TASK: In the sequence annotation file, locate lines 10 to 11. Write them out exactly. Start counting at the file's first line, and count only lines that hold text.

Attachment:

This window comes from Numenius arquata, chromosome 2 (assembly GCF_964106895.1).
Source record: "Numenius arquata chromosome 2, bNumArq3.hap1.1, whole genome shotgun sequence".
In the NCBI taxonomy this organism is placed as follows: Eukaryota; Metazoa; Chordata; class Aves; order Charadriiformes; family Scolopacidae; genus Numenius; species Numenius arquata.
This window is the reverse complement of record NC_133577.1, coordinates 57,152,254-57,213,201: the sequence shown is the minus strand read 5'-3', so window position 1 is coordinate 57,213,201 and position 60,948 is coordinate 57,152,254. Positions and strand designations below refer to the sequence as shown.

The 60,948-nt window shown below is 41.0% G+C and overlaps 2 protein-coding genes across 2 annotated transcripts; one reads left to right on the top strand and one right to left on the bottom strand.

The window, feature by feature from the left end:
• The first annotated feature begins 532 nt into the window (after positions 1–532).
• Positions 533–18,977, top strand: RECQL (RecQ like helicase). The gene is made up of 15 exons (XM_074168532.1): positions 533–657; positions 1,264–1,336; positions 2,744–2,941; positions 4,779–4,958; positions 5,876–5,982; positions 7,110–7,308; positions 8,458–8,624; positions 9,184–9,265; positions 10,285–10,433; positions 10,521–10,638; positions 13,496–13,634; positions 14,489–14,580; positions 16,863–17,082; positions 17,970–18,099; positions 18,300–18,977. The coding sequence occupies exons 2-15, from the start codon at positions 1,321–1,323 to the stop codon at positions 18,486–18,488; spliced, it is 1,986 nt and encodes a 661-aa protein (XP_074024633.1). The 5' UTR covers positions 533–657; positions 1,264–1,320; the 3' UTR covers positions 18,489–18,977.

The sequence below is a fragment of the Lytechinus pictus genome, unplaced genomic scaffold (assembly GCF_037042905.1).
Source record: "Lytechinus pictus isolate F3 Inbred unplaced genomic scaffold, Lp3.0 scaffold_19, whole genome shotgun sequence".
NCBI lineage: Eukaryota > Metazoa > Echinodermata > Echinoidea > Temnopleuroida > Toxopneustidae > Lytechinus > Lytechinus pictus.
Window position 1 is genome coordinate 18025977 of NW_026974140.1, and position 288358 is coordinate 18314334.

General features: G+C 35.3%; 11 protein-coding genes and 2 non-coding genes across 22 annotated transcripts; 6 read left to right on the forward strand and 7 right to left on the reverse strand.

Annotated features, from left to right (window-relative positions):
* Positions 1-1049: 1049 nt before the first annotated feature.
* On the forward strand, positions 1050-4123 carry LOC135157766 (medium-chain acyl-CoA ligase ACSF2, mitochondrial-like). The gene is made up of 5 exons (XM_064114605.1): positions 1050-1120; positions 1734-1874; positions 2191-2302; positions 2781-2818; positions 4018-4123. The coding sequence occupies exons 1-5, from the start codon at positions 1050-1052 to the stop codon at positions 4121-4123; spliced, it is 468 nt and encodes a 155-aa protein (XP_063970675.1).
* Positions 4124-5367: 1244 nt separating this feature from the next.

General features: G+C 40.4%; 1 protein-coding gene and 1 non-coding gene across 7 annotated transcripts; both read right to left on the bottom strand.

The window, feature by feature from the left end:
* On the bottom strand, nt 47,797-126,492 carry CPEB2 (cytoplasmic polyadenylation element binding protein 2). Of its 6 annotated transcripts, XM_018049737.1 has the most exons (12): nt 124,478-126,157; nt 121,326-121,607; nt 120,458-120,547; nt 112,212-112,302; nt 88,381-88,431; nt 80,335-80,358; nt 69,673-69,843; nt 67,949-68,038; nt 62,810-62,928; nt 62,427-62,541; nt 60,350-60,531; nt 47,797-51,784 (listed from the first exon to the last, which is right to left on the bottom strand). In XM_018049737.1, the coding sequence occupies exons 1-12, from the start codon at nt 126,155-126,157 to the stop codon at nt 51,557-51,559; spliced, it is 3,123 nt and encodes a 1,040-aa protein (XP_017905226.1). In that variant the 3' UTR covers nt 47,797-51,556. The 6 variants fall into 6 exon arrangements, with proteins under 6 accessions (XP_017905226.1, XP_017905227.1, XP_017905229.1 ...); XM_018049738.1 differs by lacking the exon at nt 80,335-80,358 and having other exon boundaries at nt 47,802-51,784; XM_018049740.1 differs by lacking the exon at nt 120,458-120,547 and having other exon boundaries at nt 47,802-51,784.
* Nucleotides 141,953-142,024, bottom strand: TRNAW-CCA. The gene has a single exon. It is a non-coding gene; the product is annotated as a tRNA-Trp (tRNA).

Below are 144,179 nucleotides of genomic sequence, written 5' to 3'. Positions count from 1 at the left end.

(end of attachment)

Source record: "Lytechinus pictus isolate F3 Inbred unplaced genomic scaffold, Lp3.0 scaffold_19, whole genome shotgun sequence".
NCBI lineage: Eukaryota > Metazoa > Echinodermata > Echinoidea > Temnopleuroida > Toxopneustidae > Lytechinus > Lytechinus pictus.